Do you have to, or try to remain neutral when you’re investigating these stories?
Benjamin Loyseau: Well, I wasn’t very neutral on that story (Rwanda). I chose my side. 20 years later, the French government still deny their involvement, even though the facts are all there. So when I was there – and I’m not necessarily proud of being French – but it was the first time I felt ashamed of being French. The lens is a bit of a filter in that way. You need that filter to understand why you’re doing this. People are so desperate in some of these situations that you’re not taking a photo unless you’re going to use it or if it could help. So in that (case) you need a camera just to hide your tears, focus, and get the story out there to try and do something.
That feeling of shame or embarrassment about being French, do these sorts of emotions drive your ongoing work in any way? Your Talents in Exile piece for example, do these emotions fuel a mindset?
Benjamin Loyseau: Definitely. As a refugee you start from scratch with your life. You lose your confidence, your self-esteem, and you’re treated like a number. So in Talents in Exile I wanted my portraits to look good. I wanted the people I photographed to look like they’re on the cover of GQ or painted as an English portrait, not like poor refugees arriving in Paris. I wanted them to be proud of themselves and proud of their talents. I remember photographing a refugee who left Russia for political reasons but was very embarrassed by that. I’ve seen her again quite a few times since then and she tells me how before I took her picture she never accepted that she was a refugee and she was ashamed of that, but seeing the photo made something click in her mind. She was proud of her journey. She was shy when I first met her but now I see her dancing in really trendy clubs in Paris at 2am. It’s little stories like that which are really nice. It’s rewarding.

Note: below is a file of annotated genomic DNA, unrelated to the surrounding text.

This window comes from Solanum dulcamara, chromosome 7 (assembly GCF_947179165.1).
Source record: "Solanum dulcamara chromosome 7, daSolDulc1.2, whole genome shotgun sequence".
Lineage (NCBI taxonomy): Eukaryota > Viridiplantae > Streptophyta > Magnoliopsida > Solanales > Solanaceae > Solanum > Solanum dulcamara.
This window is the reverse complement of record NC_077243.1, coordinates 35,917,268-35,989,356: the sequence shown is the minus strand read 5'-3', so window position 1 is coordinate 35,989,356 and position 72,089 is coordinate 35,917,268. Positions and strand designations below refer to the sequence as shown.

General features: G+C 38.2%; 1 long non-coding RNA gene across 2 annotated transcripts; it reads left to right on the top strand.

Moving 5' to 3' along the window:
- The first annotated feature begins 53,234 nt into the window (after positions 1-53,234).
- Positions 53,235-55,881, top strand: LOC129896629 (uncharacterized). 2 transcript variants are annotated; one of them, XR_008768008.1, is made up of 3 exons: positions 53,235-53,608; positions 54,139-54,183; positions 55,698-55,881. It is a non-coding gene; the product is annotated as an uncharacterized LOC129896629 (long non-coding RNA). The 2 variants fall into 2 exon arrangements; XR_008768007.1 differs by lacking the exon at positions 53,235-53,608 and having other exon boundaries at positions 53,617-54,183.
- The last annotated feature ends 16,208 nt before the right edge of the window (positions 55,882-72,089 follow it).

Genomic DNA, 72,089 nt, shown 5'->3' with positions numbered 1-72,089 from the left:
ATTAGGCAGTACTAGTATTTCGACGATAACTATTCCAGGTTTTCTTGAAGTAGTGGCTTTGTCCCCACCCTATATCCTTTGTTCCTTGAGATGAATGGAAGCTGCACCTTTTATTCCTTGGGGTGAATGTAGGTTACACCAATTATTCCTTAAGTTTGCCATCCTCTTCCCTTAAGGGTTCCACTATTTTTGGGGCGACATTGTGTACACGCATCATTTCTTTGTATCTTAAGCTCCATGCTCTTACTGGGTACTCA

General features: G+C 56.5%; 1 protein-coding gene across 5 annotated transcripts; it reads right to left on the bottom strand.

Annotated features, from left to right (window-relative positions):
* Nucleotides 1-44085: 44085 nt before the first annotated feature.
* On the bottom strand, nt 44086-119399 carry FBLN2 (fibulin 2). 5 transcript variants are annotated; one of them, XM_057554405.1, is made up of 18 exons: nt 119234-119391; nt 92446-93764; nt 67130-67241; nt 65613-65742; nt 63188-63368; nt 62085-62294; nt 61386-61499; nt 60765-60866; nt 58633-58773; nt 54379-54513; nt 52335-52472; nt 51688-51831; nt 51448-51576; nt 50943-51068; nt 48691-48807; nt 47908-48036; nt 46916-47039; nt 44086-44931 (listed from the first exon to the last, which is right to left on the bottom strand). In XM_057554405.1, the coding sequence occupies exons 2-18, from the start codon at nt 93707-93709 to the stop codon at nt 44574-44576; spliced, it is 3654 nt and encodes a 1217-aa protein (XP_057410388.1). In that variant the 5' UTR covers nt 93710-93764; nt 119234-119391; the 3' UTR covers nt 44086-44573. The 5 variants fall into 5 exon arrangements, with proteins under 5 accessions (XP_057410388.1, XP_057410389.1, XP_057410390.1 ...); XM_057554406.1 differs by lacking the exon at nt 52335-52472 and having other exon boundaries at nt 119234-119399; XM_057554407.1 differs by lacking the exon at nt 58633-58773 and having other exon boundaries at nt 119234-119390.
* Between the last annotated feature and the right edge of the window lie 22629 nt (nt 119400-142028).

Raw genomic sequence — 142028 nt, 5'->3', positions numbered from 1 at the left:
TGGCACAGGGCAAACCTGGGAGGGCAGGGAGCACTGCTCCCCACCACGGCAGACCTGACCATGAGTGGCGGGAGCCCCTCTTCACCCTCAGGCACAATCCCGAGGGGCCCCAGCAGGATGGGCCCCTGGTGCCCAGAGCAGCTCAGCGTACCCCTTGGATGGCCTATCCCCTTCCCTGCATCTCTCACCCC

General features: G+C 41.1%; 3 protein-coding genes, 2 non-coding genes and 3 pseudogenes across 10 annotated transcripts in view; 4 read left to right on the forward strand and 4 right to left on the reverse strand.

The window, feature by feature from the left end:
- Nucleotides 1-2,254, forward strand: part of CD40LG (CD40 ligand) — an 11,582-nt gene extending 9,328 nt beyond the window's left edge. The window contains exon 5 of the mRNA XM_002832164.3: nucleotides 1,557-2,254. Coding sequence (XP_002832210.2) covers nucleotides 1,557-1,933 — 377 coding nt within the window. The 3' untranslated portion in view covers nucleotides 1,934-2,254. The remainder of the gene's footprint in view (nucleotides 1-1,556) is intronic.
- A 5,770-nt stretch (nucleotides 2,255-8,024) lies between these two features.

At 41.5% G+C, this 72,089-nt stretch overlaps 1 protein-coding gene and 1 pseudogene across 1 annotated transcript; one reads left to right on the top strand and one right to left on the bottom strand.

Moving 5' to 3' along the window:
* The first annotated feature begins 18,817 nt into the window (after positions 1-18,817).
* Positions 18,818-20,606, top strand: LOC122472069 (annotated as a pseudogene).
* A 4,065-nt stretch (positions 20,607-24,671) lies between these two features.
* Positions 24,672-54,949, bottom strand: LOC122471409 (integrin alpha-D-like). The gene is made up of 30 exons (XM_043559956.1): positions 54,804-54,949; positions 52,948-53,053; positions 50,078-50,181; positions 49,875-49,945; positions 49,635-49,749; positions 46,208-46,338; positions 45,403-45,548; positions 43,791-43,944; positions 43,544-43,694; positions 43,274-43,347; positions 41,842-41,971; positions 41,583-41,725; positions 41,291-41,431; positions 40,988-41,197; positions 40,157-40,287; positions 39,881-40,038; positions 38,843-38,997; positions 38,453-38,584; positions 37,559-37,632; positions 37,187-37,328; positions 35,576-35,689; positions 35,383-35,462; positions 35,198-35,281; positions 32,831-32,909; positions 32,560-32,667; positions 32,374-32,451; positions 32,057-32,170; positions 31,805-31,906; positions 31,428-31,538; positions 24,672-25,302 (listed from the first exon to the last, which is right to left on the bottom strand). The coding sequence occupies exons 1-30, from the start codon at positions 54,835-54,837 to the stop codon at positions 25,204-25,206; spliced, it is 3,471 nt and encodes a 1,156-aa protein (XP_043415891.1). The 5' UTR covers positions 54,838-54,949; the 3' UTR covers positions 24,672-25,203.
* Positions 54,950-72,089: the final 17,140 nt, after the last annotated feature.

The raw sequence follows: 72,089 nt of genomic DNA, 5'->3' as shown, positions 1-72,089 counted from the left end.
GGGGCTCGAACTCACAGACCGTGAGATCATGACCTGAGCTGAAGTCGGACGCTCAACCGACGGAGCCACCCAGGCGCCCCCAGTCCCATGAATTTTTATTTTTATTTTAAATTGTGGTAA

How has the reaction in Paris been to those works? Especially in the lead-up to what’s becoming another disappointingly relatable election.
Benjamin Loyseau: Our main goal is not about the 20 refugees we photographed as such. If we managed to help those 20 men and women, that’s great, but it was about changing people’s opinions and people’s mindset on refugees. It’s just a drop in the ocean, but if it helps to change the perception that people have towards refugees even slightly then I think we’ve succeeded.
It’s like enforcing the sense of identity in your stories to the wider world. In your work for the UN or the Paralympics I get that in a big way. Your behind-the-scenes work on The Blaze videos explores these subjects too – youth cultures from behind closed doors in places hidden from wider view. It shows these shared concepts from youth culture across the globe, how everyone just wants to dance, listen to music or get a little fucked up.
Benjamin Loyseau: The funny thing about it was that all the actors came from different neighbourhoods with built-in rivalries, and I remember shooting them was like a game, almost. They didn’t want to have their pictures taken and had a ‘Who are you?’ attitude at first, and then you leave them alone and they come back and it went on like that. It was like a game of seduction, but after a while we made friends and smiled. They had a lot of energy. They were funny, tricky, a bit naughty, fun, creative.
I felt really comfortable shooting there in Algeria, actually. Personally, I really wouldn’t like to be 20 years old in Algeria today. It’s not the worst place in the world obviously, but it doesn’t seem like there are a lot of prospects for these kids coming from a poor neighbourhood. But these kids probably have more desire and they probably have more dreams than the kids growing up a few years before them. They know what’s going on outside in the world. Everybody knows how they live in Paris or in New York. People have a dream of fame and getting out of there.